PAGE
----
American politics has been “nationalized”—with state and local concerns pushed to the margins by national issues. This is an increasingly common media narrative about U.S. elections. The veteran Washington Post correspondent Dan Balz recently argued that it “may be time to revisit the old axiom from Tip O’Neill, the former Democratic House speaker from Massachusetts, who famously said that all politics are local.” The political analyst Stuart Rothenberg wrote a similarly themed article for Roll Call titled “All Politics Isn’t Local Anymore.” In making their cases, Balz and Rothenberg both pointed to the current race for the governorship of Virginia, which comes to an end next Tuesday. The New York Times reported that ads from the Democratic candidates, Terry McAuliffe, and the Republican candidate, Glenn Youngkin, “indicate that national is the new normal”—as the two men have clashed “more over the cultural issues currently inflaming national politics than traditional tension points like state and local taxes.” What’s causing this pattern, and what are its effects?

Daniel J. Hopkins is a political scientist at the University of Pennsylvania and the author of The Increasingly United States: How and Why American Political Behavior Nationalized. Hopkins says the rise of nationalization largely corresponded with the polarization of U.S. politics in recent decades. He notes that the trend is driven to some extent by polarizing forces in national media—and the decline of local and state-level journalism—but also by changes in state political parties, along with candidates’ growing incentive to court party activists with national messaging and raise money from across the country. Hopkins sees some advantages to nationalization—it can make choices clearer for voters and infuse sleepy state and local elections with the passion of national debates—but it’s also directing a lot of attention to superficial symbolic issues rather than the primary responsibilities of state or local officials.


Graham Vyse: What’s happening here?

Daniel J. Hopkins: I started tracking the nationalization of American elections for governor more than a decade ago, and with each successive year it was clearer that the phenomenon was only intensifying. A nationalized political system is one where the same issues, concerns, and divisions animate national, state, and local politics. It used to be the case that you had Democratic governors in Republican states like Nebraska and Republican governors in all kinds of Democratic states—you still have a bit of that in Maryland and Massachusetts—but the ability of particularly the Democratic Party to win governor’s races in Republican states has been limited in recent elections.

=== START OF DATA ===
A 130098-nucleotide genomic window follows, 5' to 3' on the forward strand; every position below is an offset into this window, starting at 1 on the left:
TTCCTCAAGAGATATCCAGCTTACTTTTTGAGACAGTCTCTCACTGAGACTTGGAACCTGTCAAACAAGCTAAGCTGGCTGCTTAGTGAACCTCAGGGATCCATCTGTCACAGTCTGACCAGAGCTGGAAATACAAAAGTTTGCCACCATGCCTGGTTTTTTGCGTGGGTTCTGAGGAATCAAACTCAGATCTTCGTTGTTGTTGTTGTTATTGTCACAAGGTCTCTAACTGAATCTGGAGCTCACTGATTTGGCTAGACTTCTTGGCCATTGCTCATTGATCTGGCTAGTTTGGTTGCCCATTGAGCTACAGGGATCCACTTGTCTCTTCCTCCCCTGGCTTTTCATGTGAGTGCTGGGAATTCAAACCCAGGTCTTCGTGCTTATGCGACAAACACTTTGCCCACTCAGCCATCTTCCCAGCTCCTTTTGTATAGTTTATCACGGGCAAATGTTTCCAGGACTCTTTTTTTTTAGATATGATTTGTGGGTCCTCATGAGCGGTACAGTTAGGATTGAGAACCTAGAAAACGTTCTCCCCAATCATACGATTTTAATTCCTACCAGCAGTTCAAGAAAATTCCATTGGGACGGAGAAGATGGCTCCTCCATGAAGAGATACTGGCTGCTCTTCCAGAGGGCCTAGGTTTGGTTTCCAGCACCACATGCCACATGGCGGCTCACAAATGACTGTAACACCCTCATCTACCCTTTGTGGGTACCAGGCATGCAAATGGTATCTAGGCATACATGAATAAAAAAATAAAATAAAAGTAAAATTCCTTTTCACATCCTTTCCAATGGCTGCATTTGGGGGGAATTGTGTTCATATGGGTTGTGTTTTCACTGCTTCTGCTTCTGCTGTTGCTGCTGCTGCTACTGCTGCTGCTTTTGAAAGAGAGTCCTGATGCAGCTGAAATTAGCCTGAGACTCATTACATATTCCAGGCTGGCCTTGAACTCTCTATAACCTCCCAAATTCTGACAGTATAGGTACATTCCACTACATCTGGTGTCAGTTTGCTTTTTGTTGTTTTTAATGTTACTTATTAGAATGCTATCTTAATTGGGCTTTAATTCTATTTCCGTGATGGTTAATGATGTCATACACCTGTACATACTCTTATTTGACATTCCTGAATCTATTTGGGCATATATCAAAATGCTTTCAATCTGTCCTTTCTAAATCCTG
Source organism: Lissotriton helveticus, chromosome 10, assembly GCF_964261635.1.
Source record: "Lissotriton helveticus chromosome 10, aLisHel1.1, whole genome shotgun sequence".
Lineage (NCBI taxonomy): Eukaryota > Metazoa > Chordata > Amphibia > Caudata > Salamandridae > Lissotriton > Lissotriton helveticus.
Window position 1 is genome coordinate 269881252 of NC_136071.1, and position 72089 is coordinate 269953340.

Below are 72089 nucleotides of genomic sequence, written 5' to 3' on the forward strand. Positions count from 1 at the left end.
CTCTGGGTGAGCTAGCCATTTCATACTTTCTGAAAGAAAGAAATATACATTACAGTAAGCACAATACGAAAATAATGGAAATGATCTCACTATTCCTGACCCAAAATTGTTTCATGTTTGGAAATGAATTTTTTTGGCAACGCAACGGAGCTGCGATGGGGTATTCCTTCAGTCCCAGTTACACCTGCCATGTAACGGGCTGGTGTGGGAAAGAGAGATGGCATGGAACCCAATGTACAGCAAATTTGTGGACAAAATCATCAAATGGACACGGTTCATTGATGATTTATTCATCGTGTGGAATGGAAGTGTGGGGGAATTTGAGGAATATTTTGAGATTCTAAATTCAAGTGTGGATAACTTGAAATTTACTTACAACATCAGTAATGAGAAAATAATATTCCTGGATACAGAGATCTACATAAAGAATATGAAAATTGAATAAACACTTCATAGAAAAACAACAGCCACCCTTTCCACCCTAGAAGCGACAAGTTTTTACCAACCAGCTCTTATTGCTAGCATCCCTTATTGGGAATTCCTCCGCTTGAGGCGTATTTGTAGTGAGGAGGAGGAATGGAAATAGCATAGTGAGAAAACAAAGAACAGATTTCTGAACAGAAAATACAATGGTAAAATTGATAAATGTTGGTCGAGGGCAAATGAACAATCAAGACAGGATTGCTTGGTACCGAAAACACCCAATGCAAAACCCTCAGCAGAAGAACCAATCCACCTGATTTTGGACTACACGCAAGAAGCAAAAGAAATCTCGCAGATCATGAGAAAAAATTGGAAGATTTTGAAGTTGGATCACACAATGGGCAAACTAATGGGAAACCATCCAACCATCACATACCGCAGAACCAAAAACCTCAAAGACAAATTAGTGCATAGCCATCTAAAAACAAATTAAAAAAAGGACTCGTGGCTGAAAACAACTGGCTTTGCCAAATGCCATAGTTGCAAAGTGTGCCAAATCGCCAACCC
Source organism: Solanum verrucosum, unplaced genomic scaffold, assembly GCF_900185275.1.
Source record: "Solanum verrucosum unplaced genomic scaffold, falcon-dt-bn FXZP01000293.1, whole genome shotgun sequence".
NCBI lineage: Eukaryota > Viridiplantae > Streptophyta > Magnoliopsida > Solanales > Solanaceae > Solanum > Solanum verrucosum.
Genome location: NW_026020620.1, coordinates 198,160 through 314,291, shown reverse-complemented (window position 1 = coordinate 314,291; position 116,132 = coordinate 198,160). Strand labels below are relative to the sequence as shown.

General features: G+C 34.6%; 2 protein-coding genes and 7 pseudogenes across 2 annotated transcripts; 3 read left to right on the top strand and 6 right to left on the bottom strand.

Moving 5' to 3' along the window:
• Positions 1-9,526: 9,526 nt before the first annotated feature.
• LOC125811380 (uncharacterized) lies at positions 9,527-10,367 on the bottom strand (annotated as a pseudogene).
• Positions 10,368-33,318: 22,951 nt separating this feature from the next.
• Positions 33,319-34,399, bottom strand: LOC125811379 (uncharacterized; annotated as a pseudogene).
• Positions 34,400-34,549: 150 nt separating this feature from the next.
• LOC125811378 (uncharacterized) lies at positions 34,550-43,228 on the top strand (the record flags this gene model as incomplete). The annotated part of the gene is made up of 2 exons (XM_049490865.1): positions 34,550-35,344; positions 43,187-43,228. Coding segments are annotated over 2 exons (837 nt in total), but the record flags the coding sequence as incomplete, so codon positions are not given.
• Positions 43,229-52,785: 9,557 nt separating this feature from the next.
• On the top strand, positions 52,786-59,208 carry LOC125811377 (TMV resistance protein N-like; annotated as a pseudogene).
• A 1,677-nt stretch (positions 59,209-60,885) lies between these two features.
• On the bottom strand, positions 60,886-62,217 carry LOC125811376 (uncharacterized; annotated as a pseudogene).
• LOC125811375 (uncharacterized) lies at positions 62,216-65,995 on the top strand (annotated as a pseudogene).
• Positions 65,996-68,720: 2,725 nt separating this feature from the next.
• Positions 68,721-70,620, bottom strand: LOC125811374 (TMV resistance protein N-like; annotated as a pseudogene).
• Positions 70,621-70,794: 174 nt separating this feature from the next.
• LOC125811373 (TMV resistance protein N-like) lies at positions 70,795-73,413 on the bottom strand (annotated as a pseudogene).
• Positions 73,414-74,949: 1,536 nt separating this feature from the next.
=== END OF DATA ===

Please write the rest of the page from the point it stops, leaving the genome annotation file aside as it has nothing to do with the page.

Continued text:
You see a lot of nationalization in Virginia. Partly there’s national attention on the governor’s race because there’s a nationalized political audience—people constantly looking for the next sign of which way the country is trending. Virginia holding these off-cycle elections for governor and the statehouse [in neither a presidential nor midterm election year] is a very useful bellwether. Virginia also gets attention for another reason related to nationalization—it’s just outside of Washington, D.C., and many members of the D.C. press corps live in Virginia, so it takes on outsized importance. The key idea is that even Terry McAuliffe, who was formerly the governor of Virginia, is making substantial arguments based on national politics rather than the specific policy challenges Virginia faces.

U.S. Geological Survey, 1928

For any one politician or political actor—even somebody with the resources of Glenn Youngkin or Terry McAuliffe—it’s so much easier to ground your arguments in the kinds of issues that have already been proven to work nationally than it is to try to make a distinctive argument or develop your own brand.

Vyse: What’s the history of this phenomenon?

Hopkins: I’ve looked at phrases like “I’m an American” versus “I’m a Kansan” or “I’m a New Yorker” in books, going back basically to the founding of the American republic. In the 19th century, people in New York thought of themselves, to an important extent, as New Yorkers. Of course, in the Civil War, the Union Army was organized on the basis of states. State loyalties were paramount.

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